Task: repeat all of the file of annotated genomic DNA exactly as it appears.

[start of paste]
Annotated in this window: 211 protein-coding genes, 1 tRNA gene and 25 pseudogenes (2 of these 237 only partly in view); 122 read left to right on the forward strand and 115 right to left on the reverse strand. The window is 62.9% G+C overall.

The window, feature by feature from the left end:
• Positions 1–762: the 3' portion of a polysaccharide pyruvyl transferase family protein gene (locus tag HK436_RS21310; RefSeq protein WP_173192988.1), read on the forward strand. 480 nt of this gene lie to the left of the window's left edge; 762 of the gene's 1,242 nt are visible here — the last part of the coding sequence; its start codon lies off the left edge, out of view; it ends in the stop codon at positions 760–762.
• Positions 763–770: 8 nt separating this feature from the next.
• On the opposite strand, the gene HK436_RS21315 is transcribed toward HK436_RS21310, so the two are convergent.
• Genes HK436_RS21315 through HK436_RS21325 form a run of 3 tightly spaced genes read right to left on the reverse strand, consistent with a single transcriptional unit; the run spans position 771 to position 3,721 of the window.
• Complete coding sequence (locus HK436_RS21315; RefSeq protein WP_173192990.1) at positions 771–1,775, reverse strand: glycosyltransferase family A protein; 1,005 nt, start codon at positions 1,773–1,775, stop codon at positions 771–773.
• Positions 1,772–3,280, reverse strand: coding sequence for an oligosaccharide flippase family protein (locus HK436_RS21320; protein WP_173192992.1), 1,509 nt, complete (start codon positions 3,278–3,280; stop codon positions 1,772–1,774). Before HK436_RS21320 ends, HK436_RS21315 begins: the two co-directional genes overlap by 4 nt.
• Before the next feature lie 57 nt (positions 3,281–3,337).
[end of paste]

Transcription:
Annotated in this window: 211 protein-coding genes, 1 tRNA gene and 25 pseudogenes (2 of these 237 only partly in view); 122 read left to right on the forward strand and 115 right to left on the reverse strand. The window is 62.9% G+C overall.

The window, feature by feature from the left end:
• Positions 1–762: the 3' portion of a polysaccharide pyruvyl transferase family protein gene (locus tag HK436_RS21310; RefSeq protein WP_173192988.1), read on the forward strand. 480 nt of this gene lie to the left of the window's left edge; 762 of the gene's 1,242 nt are visible here — the last part of the coding sequence; its start codon lies off the left edge, out of view; it ends in the stop codon at positions 760–762.
• Positions 763–770: 8 nt separating this feature from the next.
• On the opposite strand, the gene HK436_RS21315 is transcribed toward HK436_RS21310, so the two are convergent.
• Genes HK436_RS21315 through HK436_RS21325 form a run of 3 tightly spaced genes read right to left on the reverse strand, consistent with a single transcriptional unit; the run spans position 771 to position 3,721 of the window.
• Complete coding sequence (locus HK436_RS21315; RefSeq protein WP_173192990.1) at positions 771–1,775, reverse strand: glycosyltransferase family A protein; 1,005 nt, start codon at positions 1,773–1,775, stop codon at positions 771–773.
• Positions 1,772–3,280, reverse strand: coding sequence for an oligosaccharide flippase family protein (locus HK436_RS21320; protein WP_173192992.1), 1,509 nt, complete (start codon positions 3,278–3,280; stop codon positions 1,772–1,774). Before HK436_RS21320 ends, HK436_RS21315 begins: the two co-directional genes overlap by 4 nt.
• Before the next feature lie 57 nt (positions 3,281–3,337).